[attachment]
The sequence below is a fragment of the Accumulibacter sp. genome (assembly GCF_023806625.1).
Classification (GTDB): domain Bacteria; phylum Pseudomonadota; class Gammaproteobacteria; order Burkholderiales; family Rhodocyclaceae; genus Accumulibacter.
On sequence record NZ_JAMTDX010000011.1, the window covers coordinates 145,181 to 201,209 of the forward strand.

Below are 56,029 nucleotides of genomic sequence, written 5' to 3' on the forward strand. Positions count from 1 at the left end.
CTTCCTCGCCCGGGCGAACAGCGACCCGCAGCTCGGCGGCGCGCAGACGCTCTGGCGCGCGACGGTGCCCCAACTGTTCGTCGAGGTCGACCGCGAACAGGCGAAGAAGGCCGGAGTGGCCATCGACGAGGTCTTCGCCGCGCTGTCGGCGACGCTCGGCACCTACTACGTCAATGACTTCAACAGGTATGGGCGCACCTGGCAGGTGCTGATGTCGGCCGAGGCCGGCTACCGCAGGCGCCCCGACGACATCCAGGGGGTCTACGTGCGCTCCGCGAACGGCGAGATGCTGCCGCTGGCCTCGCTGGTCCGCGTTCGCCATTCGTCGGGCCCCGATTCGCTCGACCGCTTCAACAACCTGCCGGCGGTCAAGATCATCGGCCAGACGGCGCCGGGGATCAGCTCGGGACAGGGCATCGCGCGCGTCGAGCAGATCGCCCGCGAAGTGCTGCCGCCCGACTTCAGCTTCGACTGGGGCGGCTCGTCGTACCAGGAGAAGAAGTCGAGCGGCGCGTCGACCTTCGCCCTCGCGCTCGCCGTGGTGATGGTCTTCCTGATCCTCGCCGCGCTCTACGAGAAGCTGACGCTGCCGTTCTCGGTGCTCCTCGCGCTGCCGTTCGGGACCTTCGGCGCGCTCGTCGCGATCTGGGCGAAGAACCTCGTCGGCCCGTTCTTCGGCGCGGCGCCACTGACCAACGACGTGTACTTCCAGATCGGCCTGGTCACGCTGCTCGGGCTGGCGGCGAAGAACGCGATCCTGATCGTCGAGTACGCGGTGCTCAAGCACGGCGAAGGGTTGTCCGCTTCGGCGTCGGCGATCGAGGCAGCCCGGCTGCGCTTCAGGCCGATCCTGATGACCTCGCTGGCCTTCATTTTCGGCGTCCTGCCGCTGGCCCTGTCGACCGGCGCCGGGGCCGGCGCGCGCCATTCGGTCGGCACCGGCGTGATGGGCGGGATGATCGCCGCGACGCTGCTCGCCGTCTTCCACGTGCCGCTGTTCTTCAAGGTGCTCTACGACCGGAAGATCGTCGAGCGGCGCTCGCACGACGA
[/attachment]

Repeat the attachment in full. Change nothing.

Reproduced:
The sequence below is a fragment of the Accumulibacter sp. genome (assembly GCF_023806625.1).
Classification (GTDB): domain Bacteria; phylum Pseudomonadota; class Gammaproteobacteria; order Burkholderiales; family Rhodocyclaceae; genus Accumulibacter.
On sequence record NZ_JAMTDX010000011.1, the window covers coordinates 145,181 to 201,209 of the forward strand.

Below are 56,029 nucleotides of genomic sequence, written 5' to 3' on the forward strand. Positions count from 1 at the left end.
CTTCCTCGCCCGGGCGAACAGCGACCCGCAGCTCGGCGGCGCGCAGACGCTCTGGCGCGCGACGGTGCCCCAACTGTTCGTCGAGGTCGACCGCGAACAGGCGAAGAAGGCCGGAGTGGCCATCGACGAGGTCTTCGCCGCGCTGTCGGCGACGCTCGGCACCTACTACGTCAATGACTTCAACAGGTATGGGCGCACCTGGCAGGTGCTGATGTCGGCCGAGGCCGGCTACCGCAGGCGCCCCGACGACATCCAGGGGGTCTACGTGCGCTCCGCGAACGGCGAGATGCTGCCGCTGGCCTCGCTGGTCCGCGTTCGCCATTCGTCGGGCCCCGATTCGCTCGACCGCTTCAACAACCTGCCGGCGGTCAAGATCATCGGCCAGACGGCGCCGGGGATCAGCTCGGGACAGGGCATCGCGCGCGTCGAGCAGATCGCCCGCGAAGTGCTGCCGCCCGACTTCAGCTTCGACTGGGGCGGCTCGTCGTACCAGGAGAAGAAGTCGAGCGGCGCGTCGACCTTCGCCCTCGCGCTCGCCGTGGTGATGGTCTTCCTGATCCTCGCCGCGCTCTACGAGAAGCTGACGCTGCCGTTCTCGGTGCTCCTCGCGCTGCCGTTCGGGACCTTCGGCGCGCTCGTCGCGATCTGGGCGAAGAACCTCGTCGGCCCGTTCTTCGGCGCGGCGCCACTGACCAACGACGTGTACTTCCAGATCGGCCTGGTCACGCTGCTCGGGCTGGCGGCGAAGAACGCGATCCTGATCGTCGAGTACGCGGTGCTCAAGCACGGCGAAGGGTTGTCCGCTTCGGCGTCGGCGATCGAGGCAGCCCGGCTGCGCTTCAGGCCGATCCTGATGACCTCGCTGGCCTTCATTTTCGGCGTCCTGCCGCTGGCCCTGTCGACCGGCGCCGGGGCCGGCGCGCGCCATTCGGTCGGCACCGGCGTGATGGGCGGGATGATCGCCGCGACGCTGCTCGCCGTCTTCCACGTGCCGCTGTTCTTCAAGGTGCTCTACGACCGGAAGATCGTCGAGCGGCGCTCGCACGACGA